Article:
A few years ago I was asked by a magazine to write about happiness. This is one side to two pieces of writing I created around the idea. This piece was never published, but it pushed me to pitch and write and pitch and write. And writing makes me the happiest of all things, so, in the end, I'm really fond of this piece.
"The small rituals of life- the drinking of tea and the eating of cake-are really big things in disguise.”
Alexander McCall Smith writing for The Observer, 2006
I've had this quote taped to every diary I've used since I was seventeen. It's from an article written years ago about the pleasure of small rituals, daily life and I think in the background, the kind of happiness worth realising is all about us.
Here's the thing: we've been oversold on happiness. It isn't everything, it shouldn't be your be-all-and-end-all, and when it stops being that, a general state of fair-to-middling contentment becomes far easier to locate.
Travel back just one hundred years and happiness still had the connotations of luck, good fortune and being blessed that has been written about since ancient Greece. But with the gradual rise of modernism and a secular, highly individualised culture, came the appropriation of happiness. In its current state, happiness is perceived as something within our control, a place we need to reach, a journey where we can pave the way.
Essentially, why pray for something when you can buy it at the local store? Long gone is the time when we left these things to forces of chance, religion or nature. Now we're supposed to be able to locate it within ourselves. I don’t think that’s necessarily a bad thing, it’s just something that is getting needlessly obscured. But if you recognise the things that bring contentment, joy and satisfaction to your life, happiness is likely to be found mingled in-between.
How will you know? Well, for starters, if you’re lucky enough to have time to care, you probably have the tools available to be happy. It doesn’t have to be about life goals or five year plans. In fact, the individualised ‘agentic’ views of happiness can be really simple. It can be about sitting still and being okay there. Break away from all those feelings of unattainable targets and FOMO (thanks, social media) and it’s easy to see happiness is simply about not really needing anything at that moment in time.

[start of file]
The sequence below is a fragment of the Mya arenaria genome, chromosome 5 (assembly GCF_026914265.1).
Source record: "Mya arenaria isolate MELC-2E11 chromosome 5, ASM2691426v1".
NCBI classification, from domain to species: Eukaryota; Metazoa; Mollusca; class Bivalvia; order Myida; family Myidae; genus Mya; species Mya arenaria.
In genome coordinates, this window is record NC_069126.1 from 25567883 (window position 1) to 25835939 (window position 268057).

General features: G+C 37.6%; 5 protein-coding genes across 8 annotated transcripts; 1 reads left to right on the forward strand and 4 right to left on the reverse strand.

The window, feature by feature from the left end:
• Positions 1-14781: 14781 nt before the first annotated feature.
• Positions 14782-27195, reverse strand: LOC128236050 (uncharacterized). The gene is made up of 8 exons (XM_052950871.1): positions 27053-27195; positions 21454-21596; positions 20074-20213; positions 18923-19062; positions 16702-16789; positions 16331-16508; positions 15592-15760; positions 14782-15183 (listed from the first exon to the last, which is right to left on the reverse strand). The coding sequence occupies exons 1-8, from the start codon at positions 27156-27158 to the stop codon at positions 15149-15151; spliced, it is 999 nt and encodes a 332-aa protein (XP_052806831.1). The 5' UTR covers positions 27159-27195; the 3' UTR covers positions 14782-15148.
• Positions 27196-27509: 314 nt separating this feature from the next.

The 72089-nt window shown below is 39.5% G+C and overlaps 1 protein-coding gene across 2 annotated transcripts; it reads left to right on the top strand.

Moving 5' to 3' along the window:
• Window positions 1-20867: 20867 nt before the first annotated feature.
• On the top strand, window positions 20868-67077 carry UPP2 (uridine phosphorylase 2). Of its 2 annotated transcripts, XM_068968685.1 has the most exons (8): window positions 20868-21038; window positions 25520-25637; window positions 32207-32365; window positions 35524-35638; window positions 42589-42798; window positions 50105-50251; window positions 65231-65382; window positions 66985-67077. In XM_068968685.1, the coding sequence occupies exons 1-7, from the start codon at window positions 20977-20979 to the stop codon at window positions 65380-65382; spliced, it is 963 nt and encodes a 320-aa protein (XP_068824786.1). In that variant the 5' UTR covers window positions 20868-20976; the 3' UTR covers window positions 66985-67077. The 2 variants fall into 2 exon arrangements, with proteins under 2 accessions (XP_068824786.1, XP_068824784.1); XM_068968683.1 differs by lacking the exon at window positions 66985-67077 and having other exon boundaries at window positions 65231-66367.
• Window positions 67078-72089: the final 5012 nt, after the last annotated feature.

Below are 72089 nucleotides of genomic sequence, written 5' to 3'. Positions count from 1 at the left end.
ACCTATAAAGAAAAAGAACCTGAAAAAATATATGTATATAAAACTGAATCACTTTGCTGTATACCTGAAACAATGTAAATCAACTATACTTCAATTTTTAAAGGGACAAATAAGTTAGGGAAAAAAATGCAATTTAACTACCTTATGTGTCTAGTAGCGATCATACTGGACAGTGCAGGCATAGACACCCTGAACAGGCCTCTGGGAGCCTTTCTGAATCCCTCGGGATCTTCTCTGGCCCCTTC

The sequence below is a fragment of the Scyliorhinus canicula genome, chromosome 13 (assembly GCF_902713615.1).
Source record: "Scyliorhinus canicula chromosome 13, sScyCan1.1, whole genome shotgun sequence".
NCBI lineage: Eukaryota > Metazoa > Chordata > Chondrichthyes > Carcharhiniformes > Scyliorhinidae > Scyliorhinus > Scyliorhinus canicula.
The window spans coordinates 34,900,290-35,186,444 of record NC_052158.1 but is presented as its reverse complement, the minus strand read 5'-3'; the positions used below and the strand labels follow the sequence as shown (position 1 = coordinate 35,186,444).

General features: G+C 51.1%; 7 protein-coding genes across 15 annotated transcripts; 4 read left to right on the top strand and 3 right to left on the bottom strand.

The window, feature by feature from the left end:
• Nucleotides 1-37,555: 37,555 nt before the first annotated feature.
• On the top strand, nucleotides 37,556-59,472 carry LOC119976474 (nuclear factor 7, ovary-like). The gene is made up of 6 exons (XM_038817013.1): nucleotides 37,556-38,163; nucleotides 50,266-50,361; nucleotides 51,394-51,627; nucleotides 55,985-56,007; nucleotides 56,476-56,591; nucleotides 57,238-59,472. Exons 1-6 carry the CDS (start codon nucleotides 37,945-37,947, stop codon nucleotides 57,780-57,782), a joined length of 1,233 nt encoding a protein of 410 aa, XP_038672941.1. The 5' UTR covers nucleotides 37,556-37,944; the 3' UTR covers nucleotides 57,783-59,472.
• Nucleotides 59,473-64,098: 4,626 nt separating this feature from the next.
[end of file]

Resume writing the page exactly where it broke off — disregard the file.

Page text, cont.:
It does not mean success, it does not mean popularity, it does not mean notoriety or fame, or being recognised for doing anything. It means you are able to take a good look at your lot in life and be pleased. It means when you finally get into bed each night, you're able to be thankful for a bunch of stuff. We've already spent too long exchanging words like 'fulfilment' and 'satisfaction' for 'happiness'- and the difference isn't just semantic. By placing so much on an idea that's so hard to pin down, we're just making things more difficult for ourselves. Happiness in its nature is fleeting: one day it's all-consuming, the next day gone in a breath. But building a life around achievements, relationships, contentment - that's got to be a better place to set down foundations for how you will construct your days.
Better than being on some badly sign-posted road to nowhere. Because there is no trajectory or journey. The only thing that does change over time is wising up to what it is that makes you happy, and making sure those things, whether they're people, the right city, the right philosophy or the right way to spend your day feature as often as possible. Forget bucket lists and anything else that takes the focus away from reality, because happiness isn't something taking place ten years from now, and it's not going to arrive with your first pay check at your dream job. It needs to happen today.
We grow old and everyone around us dies. And that's if we're lucky enough to grow old. The point is to find your little groove and savour it. Learn to live with your life, live it well, consciously teach yourself to enjoy the experience, and there will be happiness.